It might be hard to imagine that splitting lentils in Saskatchewan could turn a young man with an idea into a rock star in the business world. Then again, that’s what entrepreneurs do — they dare to dream.
But not even Murad Al-Katib envisioned being named EY World Entrepreneur of the Year one day, and yet that’s exactly what happened on a stage in Monte Carlo, Monaco last June, in a glitzy ceremony to rival any Hollywood show.
The prestigious program to honour entrepreneurs was created over 30 years ago by EY (formerly Ernst & Young) in the United States. In 2018, the program celebrates 25 years in Canada, and has been operating on a global level since 2001. Past winners read like a who’s who of successful entrepreneurs associated with companies like Amazon, Starbucks and Google.
Al-Katib, the enterprising founder of Regina-based AGT Food and Ingredients, formerly known as Alliance Grain Traders, was selected out of 59 national winners from 49 countries vying for the global title.
“Any time you have an opportunity to be recognized representing your country at a global competition, there’s a sense of pride,” says Al-Katib. “To win the title on Canada’s 150th anniversary was a humbling, emotional experience. ”
Al-Katib’s success story is impressive. From the launch of his company in 2001 with just an idea, a blank sheet of paper and a wife who was six months pregnant with twins, to the full realization of his vision for a global processing infrastructure for pulse crops, AGT is now the world’s largest vertically integrated supply chains for lentils, chickpeas and peas. After going public in 2007, the company now has more to exports nearly a quarter of the world’s trade in lentils to more than 120 countries.
In Canada, the EY Entrepreneur of the Year contest gets close to 500 nominations annually. Winners are determined at each of five regional programs across the country, and in a number of categories. From there, one winner is chosen at a national event to represent the country in the global competition. The independent judging panels at all levels are made up of entrepreneurs.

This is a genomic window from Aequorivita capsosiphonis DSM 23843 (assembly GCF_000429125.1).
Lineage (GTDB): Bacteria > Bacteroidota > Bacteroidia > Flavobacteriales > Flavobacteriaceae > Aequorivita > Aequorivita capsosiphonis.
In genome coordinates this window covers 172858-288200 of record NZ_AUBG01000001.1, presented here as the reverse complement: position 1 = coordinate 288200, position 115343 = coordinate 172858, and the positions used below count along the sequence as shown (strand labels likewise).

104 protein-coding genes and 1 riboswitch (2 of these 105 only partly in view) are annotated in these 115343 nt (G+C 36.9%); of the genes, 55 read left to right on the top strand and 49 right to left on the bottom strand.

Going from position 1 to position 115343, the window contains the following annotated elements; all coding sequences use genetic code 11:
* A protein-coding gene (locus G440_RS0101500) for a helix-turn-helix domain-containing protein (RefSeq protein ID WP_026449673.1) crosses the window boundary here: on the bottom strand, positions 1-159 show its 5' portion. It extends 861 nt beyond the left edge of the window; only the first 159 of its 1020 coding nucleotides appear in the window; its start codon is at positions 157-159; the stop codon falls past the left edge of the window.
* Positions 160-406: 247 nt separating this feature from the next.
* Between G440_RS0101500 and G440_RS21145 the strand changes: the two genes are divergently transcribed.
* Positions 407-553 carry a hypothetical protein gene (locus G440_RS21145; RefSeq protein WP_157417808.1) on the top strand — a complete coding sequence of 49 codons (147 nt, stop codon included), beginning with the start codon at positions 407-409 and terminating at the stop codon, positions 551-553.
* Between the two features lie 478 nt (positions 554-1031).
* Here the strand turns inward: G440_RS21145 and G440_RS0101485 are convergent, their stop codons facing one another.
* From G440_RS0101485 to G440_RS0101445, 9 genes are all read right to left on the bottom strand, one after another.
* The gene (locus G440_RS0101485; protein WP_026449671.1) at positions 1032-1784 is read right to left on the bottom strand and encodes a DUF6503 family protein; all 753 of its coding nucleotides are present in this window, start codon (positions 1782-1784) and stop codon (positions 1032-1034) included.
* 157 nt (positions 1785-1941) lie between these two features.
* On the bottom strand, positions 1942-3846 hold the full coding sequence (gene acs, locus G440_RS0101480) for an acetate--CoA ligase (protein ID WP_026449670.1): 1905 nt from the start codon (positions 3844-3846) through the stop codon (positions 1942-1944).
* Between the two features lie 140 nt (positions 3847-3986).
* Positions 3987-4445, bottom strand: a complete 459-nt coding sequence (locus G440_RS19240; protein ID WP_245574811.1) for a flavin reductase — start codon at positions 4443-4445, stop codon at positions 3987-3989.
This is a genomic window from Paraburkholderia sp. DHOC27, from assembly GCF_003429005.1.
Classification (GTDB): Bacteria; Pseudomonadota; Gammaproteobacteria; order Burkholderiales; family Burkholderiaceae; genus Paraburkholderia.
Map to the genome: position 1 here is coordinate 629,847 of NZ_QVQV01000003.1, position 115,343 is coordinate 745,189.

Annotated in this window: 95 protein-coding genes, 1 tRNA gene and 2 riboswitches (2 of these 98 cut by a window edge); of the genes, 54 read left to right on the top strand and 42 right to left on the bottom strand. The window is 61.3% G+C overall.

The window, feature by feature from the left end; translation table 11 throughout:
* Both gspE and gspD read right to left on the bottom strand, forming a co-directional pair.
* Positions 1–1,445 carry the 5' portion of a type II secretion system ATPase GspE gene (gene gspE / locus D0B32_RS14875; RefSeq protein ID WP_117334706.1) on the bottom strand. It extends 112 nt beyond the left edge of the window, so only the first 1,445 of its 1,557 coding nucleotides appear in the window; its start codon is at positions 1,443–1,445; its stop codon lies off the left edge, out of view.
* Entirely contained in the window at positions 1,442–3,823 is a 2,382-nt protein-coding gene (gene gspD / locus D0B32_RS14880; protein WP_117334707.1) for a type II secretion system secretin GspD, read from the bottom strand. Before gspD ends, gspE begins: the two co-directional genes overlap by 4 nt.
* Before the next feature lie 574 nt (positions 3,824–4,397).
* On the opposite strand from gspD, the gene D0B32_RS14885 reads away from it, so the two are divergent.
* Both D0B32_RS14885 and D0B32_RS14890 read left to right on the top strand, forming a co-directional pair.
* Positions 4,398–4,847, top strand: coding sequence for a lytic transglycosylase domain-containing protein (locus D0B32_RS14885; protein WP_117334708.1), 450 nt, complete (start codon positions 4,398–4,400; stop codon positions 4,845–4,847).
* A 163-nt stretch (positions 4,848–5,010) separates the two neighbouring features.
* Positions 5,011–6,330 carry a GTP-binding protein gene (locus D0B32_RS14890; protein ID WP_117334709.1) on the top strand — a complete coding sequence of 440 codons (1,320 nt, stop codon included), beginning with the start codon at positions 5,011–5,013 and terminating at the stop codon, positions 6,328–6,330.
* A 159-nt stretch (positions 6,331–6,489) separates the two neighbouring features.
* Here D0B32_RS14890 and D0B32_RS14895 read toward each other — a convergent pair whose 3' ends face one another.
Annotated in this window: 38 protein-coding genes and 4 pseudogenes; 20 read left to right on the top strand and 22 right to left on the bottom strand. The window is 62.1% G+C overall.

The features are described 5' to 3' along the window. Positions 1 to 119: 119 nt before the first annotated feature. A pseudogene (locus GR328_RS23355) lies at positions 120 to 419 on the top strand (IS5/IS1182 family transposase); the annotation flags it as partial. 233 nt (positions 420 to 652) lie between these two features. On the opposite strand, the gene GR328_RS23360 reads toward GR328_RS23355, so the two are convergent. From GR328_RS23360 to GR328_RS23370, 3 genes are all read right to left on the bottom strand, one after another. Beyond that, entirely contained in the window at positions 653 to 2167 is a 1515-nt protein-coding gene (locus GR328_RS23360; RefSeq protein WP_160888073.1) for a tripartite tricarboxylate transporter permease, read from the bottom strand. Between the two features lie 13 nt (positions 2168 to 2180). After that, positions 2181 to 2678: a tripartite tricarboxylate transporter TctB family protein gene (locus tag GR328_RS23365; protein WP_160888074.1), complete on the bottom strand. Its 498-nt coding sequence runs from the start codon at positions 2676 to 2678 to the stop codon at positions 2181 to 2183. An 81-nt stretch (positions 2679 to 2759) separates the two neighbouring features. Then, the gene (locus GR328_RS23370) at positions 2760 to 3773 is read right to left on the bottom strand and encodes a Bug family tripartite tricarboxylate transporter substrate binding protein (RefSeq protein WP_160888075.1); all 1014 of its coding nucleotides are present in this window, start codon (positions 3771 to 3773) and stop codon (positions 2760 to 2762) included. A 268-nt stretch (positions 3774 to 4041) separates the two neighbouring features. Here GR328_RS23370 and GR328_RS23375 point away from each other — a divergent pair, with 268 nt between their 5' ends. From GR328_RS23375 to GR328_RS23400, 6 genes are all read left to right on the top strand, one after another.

Francois Tellier is the National Director of the EY Entrepreneur of the Year program in Canada, and the EY crew was excited to see the global award come back to Canada for only the second time — the first was in 2007 to Cirque du Soleil founder Guy Laliberté.
“Murad’s story is absolutely fantastic,” says Tellier. “In 15 years, he went from starting a business in a basement to consolidating a global pulse industry — zero to two billion dollars, 15 acquisitions.
At 44 years old, he’s accomplished what many never accomplish,” adds Tellier.
“He had all the elements to be able to win on a global scale — a great financial story, a great personal story, a great impact on his community, a sense of purpose, a vision for continued growth and significant impact on the global stage,” says Tellier.
Jim Nixon, Chairman and CEO of Nixon Energy Investments and chair of the EY World Entrepreneur of The Year judging panel says: “The judging panel, with broad geographical and industry perspective, came to a unanimous decision after a vigorous, balanced and informed debate. Murad is an incredible entrepreneur who has demonstrated outstanding value creation, organizational reach and expansion. Through sustainable agricultural practices, he is making a positive impact on the global environment. ”
Allison Ammeter is a farmer from Sylvan Lake, Alberta and vice-chair of the Pulse Canada board, on which Al-Katib also sits. “He enjoys talking to people about the pulse industry, about his opportunities, about the things he’s doing,” she says. “He’s always talking about ‘this is my idea for two years from now!’ He’s never stuck in ‘we’re going to do it the way we’ve always done it. ‘ He’s always looking at something new. ”
Despite all his global business activities, Al-Katib remains active in agriculture industry groups and issues as well as economic development efforts.”
He recognizes his business is not just within his walls, but outside his walls,” says Ammeter.
The global award has given a boost to Al-Katib’s passion for encouraging other entrepreneurs through judging the EY contest, coaching and even helping a campaign in his hometown to promote and develop entrepreneurs.
“I always say to entrepreneurs I have no fear,” says Al-Katib. “That’s not because I have such a high risk tolerance — it’s because I do my homework. Fear comes from the unknown. If I do my homework and can try and predict the outcome, why would I be afraid?”
That fits well with another piece of advice Al-Katib loves to share with entrepreneurs, about being passionate about your business idea.
“I said at the EY Strategic Growth Forum, have passion. Follow your heart, but don’t forget your head. At the end of the day, it still has to make sense. You’ve got to do your work, and you’ve got to use good judgement. If you follow your heart blindly, passion has led to many, many failures in business.
“Do your homework, take calculated, bold risks and have no fear,” he says. “That’s the progression of the philosophy I’m trying to take to the world entrepreneur platform I’ve been afforded now with the win. “